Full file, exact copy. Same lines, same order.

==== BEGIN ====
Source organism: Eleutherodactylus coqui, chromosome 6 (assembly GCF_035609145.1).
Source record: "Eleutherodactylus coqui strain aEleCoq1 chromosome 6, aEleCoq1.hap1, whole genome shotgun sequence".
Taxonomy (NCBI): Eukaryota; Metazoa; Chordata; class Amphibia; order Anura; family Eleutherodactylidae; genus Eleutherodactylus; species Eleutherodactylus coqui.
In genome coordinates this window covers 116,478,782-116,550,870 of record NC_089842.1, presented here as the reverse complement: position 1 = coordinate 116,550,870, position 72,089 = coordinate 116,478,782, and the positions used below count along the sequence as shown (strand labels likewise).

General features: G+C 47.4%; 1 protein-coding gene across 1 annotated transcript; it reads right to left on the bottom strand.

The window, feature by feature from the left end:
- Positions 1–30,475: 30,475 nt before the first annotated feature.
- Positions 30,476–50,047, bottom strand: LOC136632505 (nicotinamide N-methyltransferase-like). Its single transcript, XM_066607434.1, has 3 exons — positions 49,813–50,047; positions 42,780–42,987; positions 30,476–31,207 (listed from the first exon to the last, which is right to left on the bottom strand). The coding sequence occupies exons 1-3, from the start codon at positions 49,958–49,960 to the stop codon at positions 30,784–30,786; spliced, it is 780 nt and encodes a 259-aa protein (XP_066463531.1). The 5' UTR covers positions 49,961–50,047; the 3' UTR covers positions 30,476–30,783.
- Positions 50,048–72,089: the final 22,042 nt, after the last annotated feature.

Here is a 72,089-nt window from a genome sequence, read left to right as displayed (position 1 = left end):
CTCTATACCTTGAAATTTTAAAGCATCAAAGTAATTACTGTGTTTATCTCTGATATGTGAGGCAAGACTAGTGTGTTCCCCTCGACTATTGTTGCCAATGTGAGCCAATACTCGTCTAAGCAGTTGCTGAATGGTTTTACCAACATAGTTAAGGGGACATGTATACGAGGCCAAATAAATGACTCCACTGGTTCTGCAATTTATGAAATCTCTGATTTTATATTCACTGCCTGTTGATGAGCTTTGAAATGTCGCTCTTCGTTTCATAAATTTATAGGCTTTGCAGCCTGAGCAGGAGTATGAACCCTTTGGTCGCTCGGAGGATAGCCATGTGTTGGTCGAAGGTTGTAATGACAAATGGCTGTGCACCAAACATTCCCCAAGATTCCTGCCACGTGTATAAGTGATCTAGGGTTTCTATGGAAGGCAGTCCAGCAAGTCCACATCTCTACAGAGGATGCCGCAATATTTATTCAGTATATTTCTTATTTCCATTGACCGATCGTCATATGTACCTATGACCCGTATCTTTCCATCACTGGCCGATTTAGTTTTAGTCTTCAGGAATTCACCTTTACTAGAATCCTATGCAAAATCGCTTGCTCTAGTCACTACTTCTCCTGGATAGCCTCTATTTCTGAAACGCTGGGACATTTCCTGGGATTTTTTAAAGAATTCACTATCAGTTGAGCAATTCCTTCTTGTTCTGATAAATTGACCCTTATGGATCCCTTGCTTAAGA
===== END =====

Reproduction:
Source organism: Eleutherodactylus coqui, chromosome 6 (assembly GCF_035609145.1).
Source record: "Eleutherodactylus coqui strain aEleCoq1 chromosome 6, aEleCoq1.hap1, whole genome shotgun sequence".
Taxonomy (NCBI): Eukaryota; Metazoa; Chordata; class Amphibia; order Anura; family Eleutherodactylidae; genus Eleutherodactylus; species Eleutherodactylus coqui.
In genome coordinates this window covers 116,478,782-116,550,870 of record NC_089842.1, presented here as the reverse complement: position 1 = coordinate 116,550,870, position 72,089 = coordinate 116,478,782, and the positions used below count along the sequence as shown (strand labels likewise).

General features: G+C 47.4%; 1 protein-coding gene across 1 annotated transcript; it reads right to left on the bottom strand.

The window, feature by feature from the left end:
- Positions 1–30,475: 30,475 nt before the first annotated feature.
- Positions 30,476–50,047, bottom strand: LOC136632505 (nicotinamide N-methyltransferase-like). Its single transcript, XM_066607434.1, has 3 exons — positions 49,813–50,047; positions 42,780–42,987; positions 30,476–31,207 (listed from the first exon to the last, which is right to left on the bottom strand). The coding sequence occupies exons 1-3, from the start codon at positions 49,958–49,960 to the stop codon at positions 30,784–30,786; spliced, it is 780 nt and encodes a 259-aa protein (XP_066463531.1). The 5' UTR covers positions 49,961–50,047; the 3' UTR covers positions 30,476–30,783.
- Positions 50,048–72,089: the final 22,042 nt, after the last annotated feature.

Here is a 72,089-nt window from a genome sequence, read left to right as displayed (position 1 = left end):
CTCTATACCTTGAAATTTTAAAGCATCAAAGTAATTACTGTGTTTATCTCTGATATGTGAGGCAAGACTAGTGTGTTCCCCTCGACTATTGTTGCCAATGTGAGCCAATACTCGTCTAAGCAGTTGCTGAATGGTTTTACCAACATAGTTAAGGGGACATGTATACGAGGCCAAATAAATGACTCCACTGGTTCTGCAATTTATGAAATCTCTGATTTTATATTCACTGCCTGTTGATGAGCTTTGAAATGTCGCTCTTCGTTTCATAAATTTATAGGCTTTGCAGCCTGAGCAGGAGTATGAACCCTTTGGTCGCTCGGAGGATAGCCATGTGTTGGTCGAAGGTTGTAATGACAAATGGCTGTGCACCAAACATTCCCCAAGATTCCTGCCACGTGTATAAGTGATCTAGGGTTTCTATGGAAGGCAGTCCAGCAAGTCCACATCTCTACAGAGGATGCCGCAATATTTATTCAGTATATTTCTTATTTCCATTGACCGATCGTCATATGTACCTATGACCCGTATCTTTCCATCACTGGCCGATTTAGTTTTAGTCTTCAGGAATTCACCTTTACTAGAATCCTATGCAAAATCGCTTGCTCTAGTCACTACTTCTCCTGGATAGCCTCTATTTCTGAAACGCTGGGACATTTCCTGGGATTTTTTAAAGAATTCACTATCAGTTGAGCAATTCCTTCTTGTTCTGATAAATTGACCCTTATGGATCCCTTGCTTAAGA